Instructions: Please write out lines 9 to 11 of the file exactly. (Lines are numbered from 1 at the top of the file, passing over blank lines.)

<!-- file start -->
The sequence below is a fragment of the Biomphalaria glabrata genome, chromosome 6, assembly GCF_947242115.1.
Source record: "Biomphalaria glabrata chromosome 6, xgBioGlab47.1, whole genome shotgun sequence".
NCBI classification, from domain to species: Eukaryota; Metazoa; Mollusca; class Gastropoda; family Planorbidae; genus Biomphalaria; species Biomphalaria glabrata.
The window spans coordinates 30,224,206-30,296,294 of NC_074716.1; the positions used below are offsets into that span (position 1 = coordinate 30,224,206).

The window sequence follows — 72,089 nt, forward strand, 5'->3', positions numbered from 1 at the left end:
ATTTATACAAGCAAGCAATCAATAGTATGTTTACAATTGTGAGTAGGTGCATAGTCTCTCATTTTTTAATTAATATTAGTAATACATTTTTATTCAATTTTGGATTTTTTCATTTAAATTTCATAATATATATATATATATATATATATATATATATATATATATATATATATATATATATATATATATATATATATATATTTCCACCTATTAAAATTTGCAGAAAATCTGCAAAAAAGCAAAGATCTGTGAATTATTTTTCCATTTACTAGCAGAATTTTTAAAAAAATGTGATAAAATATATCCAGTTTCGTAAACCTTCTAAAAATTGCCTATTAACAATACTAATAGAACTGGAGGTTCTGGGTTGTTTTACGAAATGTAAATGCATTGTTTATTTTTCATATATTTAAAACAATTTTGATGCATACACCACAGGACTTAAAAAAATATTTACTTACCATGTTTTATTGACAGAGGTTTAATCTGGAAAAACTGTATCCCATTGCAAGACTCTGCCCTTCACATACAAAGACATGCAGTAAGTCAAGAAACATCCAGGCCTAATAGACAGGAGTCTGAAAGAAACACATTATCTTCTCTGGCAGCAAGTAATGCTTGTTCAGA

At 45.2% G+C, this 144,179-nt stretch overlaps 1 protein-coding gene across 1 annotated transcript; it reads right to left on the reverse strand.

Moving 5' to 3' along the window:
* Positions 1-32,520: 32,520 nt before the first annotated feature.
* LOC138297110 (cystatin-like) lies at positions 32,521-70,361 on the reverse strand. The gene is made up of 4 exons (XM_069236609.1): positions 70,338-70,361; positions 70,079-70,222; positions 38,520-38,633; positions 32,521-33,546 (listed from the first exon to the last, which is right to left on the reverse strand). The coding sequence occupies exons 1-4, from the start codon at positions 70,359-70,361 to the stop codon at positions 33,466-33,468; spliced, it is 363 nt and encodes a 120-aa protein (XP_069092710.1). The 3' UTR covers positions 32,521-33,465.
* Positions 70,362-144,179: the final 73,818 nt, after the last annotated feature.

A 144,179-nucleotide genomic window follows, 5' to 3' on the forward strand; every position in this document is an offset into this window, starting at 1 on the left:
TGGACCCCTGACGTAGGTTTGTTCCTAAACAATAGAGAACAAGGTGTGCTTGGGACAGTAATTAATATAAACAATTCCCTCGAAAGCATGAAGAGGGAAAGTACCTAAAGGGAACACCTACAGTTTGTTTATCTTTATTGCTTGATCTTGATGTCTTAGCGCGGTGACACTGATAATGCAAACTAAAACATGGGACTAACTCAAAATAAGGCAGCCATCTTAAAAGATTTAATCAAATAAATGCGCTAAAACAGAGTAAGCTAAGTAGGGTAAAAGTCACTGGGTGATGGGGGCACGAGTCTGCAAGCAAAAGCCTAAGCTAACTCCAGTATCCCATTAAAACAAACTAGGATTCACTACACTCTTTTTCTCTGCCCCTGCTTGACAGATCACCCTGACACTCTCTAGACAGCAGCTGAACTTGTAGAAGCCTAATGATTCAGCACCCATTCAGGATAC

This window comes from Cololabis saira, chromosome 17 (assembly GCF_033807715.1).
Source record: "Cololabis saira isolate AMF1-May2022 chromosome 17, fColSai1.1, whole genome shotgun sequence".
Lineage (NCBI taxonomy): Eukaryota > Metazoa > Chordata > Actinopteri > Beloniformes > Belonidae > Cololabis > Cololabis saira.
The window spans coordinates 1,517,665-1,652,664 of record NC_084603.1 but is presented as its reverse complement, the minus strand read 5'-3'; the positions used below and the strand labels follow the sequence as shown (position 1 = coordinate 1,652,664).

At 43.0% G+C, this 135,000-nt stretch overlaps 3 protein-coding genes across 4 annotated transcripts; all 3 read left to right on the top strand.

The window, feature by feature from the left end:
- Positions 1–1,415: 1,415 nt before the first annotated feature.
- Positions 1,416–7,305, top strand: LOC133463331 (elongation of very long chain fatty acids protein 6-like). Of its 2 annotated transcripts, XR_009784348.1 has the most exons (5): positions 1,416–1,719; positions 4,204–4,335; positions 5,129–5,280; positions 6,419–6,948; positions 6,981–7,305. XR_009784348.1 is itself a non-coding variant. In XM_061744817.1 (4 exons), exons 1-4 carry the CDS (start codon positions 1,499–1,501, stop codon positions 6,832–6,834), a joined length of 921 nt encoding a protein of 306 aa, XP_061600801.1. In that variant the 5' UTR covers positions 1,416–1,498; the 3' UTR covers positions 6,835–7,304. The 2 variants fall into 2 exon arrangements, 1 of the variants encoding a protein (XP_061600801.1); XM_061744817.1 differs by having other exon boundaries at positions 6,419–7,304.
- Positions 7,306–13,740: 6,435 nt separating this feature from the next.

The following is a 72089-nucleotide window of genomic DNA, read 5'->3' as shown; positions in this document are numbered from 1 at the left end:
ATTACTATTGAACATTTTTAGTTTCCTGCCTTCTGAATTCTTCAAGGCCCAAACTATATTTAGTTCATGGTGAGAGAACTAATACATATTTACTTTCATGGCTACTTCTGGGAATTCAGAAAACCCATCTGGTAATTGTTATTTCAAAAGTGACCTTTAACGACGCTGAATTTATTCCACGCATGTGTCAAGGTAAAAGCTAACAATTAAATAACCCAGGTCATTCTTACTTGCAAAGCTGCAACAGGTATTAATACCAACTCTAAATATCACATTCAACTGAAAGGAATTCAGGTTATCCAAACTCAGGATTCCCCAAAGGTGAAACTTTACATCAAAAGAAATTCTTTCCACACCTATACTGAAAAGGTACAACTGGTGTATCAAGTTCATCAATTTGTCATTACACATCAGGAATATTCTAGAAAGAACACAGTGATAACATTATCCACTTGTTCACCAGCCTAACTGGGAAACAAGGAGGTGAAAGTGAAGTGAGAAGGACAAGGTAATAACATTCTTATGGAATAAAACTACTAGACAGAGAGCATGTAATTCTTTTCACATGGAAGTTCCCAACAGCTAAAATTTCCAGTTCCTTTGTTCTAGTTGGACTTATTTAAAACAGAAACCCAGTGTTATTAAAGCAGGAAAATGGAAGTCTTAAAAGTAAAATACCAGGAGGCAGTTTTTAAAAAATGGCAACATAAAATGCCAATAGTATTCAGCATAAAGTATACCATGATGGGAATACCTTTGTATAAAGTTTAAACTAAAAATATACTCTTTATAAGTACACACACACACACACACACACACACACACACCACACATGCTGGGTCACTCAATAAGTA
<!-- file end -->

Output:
* Positions 1-32,520: 32,520 nt before the first annotated feature.
* LOC138297110 (cystatin-like) lies at positions 32,521-70,361 on the reverse strand. The gene is made up of 4 exons (XM_069236609.1): positions 70,338-70,361; positions 70,079-70,222; positions 38,520-38,633; positions 32,521-33,546 (listed from the first exon to the last, which is right to left on the reverse strand). The coding sequence occupies exons 1-4, from the start codon at positions 70,359-70,361 to the stop codon at positions 33,466-33,468; spliced, it is 363 nt and encodes a 120-aa protein (XP_069092710.1). The 3' UTR covers positions 32,521-33,465.
* Positions 70,362-144,179: the final 73,818 nt, after the last annotated feature.